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Business Rules Cheat Sheet by

Keep in mind...

Business rules enable the business to make better, more consistent decisions in day-to-day business activity

Learning by Doing: Techniques

Decision Tables

Policy vs. Rule

Business Policy: No new home-owner insurance during storm threats.
Business Rule: A home-owner policy must not be issued for a home within the 4-day cone of uncert­ainty for a storm.

Requir­ement vs. Business Rule

Requir­ement: Provide a feature to handle electronic funds transfer.
Business Rule: An employee expense reimbu­rsement must be processed through electronic funds transfer.

How to find business rules?

Look for:
- Repetitive behavior in tasks
- Operat­ional decision points
- Non-tr­ivial areas of work
- Business rules embedded in code

Potential Anomolies

Conflict - rules contradict each other
Subsum­ption - the rule is already covered by another
Redundancy - rules state the same thing essent­ially
Similarity - rules that are potent­ially identical but have incons­istent specific qualit­ifi­cations

Defini­tional Rules

Comput­ation Rules: "The net profit must be computed as the gross sales amount minus the overhead amount­"
Derivation Rules: "A customer must be considered inactive if the customer has not placed an order in the past 3 years"
Decision Rules: Knowing how to decide something - Decision Table

Behavioral Rules

Behavioral Rules: Rules that people can violate; "A customer must have an assigned agent if the customer:
 has placed an order, and
 is not inacti­ve."­

Identi­fying Major Decisions

i.e. "Is the applicant eligible for auto-i­nsu­ran­ce?­". For each major decision:
 Define business rules that apply to all sub-de­cisions of the major decision
 Estimate 5-10% of overall business rules within the major decision
 Estimate one-week effort per major decision (subject to scope)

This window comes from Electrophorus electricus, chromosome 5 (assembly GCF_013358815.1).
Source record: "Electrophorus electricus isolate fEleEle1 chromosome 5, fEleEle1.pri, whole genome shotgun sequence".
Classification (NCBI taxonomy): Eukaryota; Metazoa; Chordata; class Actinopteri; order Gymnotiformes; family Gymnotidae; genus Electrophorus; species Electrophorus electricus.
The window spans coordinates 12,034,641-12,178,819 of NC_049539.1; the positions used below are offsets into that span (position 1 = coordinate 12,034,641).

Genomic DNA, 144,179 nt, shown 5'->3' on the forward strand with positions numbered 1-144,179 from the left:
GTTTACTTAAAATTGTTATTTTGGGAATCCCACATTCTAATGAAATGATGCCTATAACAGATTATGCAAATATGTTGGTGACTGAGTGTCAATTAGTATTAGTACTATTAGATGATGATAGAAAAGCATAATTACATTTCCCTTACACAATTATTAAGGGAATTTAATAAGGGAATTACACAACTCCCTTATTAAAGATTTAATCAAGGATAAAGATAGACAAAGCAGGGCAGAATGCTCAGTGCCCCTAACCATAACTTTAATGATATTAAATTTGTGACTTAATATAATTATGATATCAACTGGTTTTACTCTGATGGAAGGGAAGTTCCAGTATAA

Identi­fying Sub Decisions

i.e. "Has the applicant given acceptable evidence of insura­nce­?" For each sub-de­cision:
 Define business rules that apply to all cases for a sub-de­cision first
 System­ati­cally develop the business logic for each case within each sub-de­cision
 Estimate an average of 2 weeks per sub-de­cision (subject to scope)
 If steps 1-3 are done correctly, project team members can work on cases or sub-de­cisions in parallel

Addressing Breaches to Rules

1. Determine enforc­ement level (strictly enforced, guideline, etc)
2. Determine what messaging is needed in case of a breach
3. Determine business response in case of a breach


Always clearly define each and every part of a business rule that is not cut and dry;
"Kids must be in bed by 11:30 on school nights."
1. Time-o­f-day rule: Time-o­f-day is determined by parents' watch
2. In-bed rule: "­In-­bed­" must be interp­reted to include all of the following: Electr­onics off, lights off, you are in your own room/bed alone, you are washed up.
Continue with School­-night rule, Washed-up rule, etc. until all remaining terms are derivable or comput­able.


Remember to assign terms instead of keeping quanti­tie­s/a­mounts in the business rule, i.e. "­Cus­tomers must not be able to place more than 3 orders per day." becomes "­Cus­tomers must not be able to place more orders than the maximum number of orders per day."

Handling Exceptions

Two rules: "A customer may have access to the warehouse only during regular business hours."­ and this exception "A gold customer must have access to the warehouse 24/7."
Become: "A non-gold customer may only have access to the warehouse during regular business hours; gold customers have access 24/7."

Decision Tables

Use when you can identify a pattern but cannot create a comput­ational formula.
1. List the potential outcomes
2. List the consid­era­tions (what do we have to consider in making this decision?)
3. Define the individual cases (what are the actual different inputs?)
4. Define a default and place at the top of the table


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